Another aspect that I liked is a timeline and yearly growth from start-up to IPO along with the general framework. So this can provide you with a vague idea about generating the revenues of 200$ M per annum as a recurring revenue over 10 years. This idea is useful to generate the funds and proves like the rule of thumb.

However there are not many good insights, if you read the tech start-ups' blogs regularly then you would not find anything fascinating in the book. So the book is good for those who have plans to indulge in tech start-ups by creating a strong network. In short “The Cold Start Problem” is informative for those who are looking for opportunities to invest the sums in this industry.


Andrew Chen


Who Can be the Readers?

Well, the book is good for those who have not read the blogs of Andrew Chen on tech startup ideas. The audience who have not read any blog or content on this topic earlier can read the book and I am sure you will find some good points and insights about tech start-ups. The book is particularly not for those who are from the health tech industry rather anyone who has entrepreneur plans can read it. You will probably find some good insights and ideas. 

Thus the Book has many informative insights about start-ups and is an exhaustive read as there are many theories and useful network-related information. You can surely get knowledge about tech start-ups from it. 


Valuable Take Away

The book has great ideas about atomic networks and the smallest self-sustaining version of products. It will help you in learning what to do or what not to do. In other words, the book helps you in revealing the aspects of the network’s strength, building strategy and density.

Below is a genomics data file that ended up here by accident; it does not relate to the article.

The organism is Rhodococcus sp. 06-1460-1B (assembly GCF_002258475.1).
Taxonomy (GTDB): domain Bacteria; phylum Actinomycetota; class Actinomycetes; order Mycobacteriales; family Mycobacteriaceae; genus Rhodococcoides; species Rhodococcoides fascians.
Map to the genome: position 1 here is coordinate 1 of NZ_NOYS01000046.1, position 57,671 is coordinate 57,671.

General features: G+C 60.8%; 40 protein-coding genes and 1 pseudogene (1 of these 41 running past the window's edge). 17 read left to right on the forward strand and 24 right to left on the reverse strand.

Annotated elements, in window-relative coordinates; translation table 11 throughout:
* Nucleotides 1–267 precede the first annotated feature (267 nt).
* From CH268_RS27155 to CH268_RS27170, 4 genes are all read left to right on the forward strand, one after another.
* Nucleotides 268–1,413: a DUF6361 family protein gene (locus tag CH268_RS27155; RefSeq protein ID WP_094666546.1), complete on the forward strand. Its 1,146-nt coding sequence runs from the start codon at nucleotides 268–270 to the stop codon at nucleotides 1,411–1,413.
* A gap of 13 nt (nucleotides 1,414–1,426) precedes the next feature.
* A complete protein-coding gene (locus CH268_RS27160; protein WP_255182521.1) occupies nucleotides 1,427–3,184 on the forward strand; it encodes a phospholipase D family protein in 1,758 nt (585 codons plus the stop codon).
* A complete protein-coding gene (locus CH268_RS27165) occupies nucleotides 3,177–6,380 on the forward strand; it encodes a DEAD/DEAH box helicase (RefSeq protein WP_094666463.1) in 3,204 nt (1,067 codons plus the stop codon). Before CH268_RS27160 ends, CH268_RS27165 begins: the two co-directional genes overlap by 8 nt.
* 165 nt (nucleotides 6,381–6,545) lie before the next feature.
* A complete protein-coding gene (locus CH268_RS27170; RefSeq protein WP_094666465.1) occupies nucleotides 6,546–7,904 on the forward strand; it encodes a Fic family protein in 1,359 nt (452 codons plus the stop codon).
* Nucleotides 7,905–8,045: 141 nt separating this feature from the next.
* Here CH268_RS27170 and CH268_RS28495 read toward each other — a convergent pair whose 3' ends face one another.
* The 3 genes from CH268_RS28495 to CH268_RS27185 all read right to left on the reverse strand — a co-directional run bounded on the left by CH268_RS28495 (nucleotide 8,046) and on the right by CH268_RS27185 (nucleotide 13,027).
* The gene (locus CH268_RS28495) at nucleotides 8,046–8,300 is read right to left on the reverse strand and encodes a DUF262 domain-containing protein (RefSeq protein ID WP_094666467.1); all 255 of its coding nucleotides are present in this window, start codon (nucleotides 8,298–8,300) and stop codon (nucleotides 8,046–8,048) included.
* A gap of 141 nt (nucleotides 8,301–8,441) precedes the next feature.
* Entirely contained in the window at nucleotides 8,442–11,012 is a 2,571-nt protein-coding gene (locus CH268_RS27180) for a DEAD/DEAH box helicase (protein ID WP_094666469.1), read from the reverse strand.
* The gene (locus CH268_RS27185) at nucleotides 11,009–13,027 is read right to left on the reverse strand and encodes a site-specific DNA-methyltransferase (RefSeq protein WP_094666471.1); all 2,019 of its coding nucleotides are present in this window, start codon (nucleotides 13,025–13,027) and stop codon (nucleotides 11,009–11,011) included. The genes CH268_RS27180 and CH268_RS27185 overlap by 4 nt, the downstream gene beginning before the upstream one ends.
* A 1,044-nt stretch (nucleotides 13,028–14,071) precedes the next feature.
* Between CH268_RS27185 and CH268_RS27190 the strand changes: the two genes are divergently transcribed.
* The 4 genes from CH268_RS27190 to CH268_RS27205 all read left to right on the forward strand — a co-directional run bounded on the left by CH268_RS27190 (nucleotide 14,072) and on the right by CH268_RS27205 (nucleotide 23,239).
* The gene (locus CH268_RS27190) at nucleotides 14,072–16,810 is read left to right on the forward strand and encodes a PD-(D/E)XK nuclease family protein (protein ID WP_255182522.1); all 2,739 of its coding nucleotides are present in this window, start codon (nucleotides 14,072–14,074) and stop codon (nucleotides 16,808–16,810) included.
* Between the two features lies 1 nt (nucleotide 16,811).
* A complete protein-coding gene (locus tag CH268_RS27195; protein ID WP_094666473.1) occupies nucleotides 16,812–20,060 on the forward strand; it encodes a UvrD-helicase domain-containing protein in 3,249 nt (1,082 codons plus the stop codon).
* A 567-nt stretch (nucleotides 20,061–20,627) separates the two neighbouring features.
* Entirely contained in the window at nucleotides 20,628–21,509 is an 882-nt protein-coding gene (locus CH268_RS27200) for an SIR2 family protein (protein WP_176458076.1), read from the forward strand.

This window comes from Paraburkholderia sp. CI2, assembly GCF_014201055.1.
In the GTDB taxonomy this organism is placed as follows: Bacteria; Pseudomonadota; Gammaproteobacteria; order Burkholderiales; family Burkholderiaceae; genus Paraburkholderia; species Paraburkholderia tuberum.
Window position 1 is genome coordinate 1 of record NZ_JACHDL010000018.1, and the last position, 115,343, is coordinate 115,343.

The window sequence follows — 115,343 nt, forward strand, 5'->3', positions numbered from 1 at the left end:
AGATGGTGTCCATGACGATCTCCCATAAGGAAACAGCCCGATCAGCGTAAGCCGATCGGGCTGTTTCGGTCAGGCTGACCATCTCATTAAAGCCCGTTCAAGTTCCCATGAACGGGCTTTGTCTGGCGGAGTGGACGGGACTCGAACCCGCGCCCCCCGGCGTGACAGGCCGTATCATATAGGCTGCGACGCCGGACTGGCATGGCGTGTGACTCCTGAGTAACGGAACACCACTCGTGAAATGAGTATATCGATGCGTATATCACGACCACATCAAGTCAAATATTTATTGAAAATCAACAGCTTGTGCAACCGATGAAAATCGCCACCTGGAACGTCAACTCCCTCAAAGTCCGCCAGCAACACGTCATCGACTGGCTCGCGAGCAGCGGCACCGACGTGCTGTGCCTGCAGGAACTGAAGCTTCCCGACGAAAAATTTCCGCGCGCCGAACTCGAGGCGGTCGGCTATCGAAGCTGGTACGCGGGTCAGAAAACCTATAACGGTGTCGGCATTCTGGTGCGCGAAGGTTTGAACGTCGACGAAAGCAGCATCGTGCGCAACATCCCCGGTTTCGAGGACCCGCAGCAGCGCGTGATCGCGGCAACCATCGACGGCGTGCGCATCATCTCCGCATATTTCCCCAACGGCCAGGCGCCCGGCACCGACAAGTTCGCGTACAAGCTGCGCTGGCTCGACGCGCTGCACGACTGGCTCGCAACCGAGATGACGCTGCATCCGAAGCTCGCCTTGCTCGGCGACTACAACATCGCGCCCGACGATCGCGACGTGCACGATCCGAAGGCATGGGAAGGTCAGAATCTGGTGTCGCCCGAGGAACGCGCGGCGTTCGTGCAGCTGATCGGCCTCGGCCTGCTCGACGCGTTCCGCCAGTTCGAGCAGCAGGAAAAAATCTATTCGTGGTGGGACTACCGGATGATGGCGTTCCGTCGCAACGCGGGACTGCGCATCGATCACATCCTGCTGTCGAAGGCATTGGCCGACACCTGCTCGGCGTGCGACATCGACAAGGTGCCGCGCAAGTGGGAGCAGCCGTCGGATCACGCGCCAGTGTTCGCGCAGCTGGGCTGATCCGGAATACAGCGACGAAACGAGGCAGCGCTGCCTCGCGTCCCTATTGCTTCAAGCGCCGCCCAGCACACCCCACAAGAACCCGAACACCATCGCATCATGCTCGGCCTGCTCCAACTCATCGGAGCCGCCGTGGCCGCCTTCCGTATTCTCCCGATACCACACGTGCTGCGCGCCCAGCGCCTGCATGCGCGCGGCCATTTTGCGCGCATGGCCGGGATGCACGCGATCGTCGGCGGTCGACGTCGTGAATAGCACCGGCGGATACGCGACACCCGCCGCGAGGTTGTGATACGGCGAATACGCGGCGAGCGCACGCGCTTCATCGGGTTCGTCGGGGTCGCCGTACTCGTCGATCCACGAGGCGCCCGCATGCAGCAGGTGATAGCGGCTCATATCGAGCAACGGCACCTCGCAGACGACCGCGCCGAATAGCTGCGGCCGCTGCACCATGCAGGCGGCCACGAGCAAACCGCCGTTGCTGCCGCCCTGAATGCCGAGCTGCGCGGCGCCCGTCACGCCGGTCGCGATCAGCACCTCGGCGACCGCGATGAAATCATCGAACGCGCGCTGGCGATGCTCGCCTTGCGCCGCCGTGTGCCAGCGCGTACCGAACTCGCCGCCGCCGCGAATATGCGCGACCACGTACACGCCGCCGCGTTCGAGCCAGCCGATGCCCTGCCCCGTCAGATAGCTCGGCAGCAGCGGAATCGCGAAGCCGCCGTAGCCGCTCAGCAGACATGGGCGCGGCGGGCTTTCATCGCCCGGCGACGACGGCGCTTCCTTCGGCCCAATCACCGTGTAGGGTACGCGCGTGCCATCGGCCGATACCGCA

The case studies about Uber and Google are the best insights to learn about the network strategy and explain the defensibility of the large companies versus start-ups. 


The Final Say

Throughout “The Cold Start Problem”, I discovered the role of monetary incentives and network creation in a start-up. The book has many informative and inspiring stories about Uber and many more ventures. You would like the book if you have an interest in investing your sums in tech start-ups. This will provide you with information about the pros and cons of initiating entrepreneurship. With this, the writing style made it a great read. It is a combo of information, delivery is light and interlaced with funny excellent tech trivia. 

Did you know that YouTube was started as a dating channel or Instagram had just thirteen employees when it started? Excited? The Books have such information for you, so go for it!

Andrew Chen makes a perfect balance between storytelling and theory. In other words, the book is in the first person as your friend is telling or sharing his memories or ideas with you. Still, there are some unanswered aspects such as what Uber had done ultimately with its business practices and why the monetary incentives are the tipping point. 

Tech start-ups and artificial intelligence are not away from each other as AI plays a vital role in software and technical system setups. You can also refer to Atlas of AI: A Guide to the unspoken side of artificial intelligence. As this will provide you with a brief about the technical aspects of starting a venture.

In other words, the book is a combination of some interesting and enticing information about great startups. If you want to explore the journey of an entrepreneur in a tech start-up, the Book is for you! 

Read it and find an enormous set of examples of the best tech start-ups. 


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A keen observer, who loves to spend time with nature. A fun loving person, enjoys to explore the new aspects of life. Passionate about reading and learning new things. Roshni is dedicated towards her work and has worked in different professions.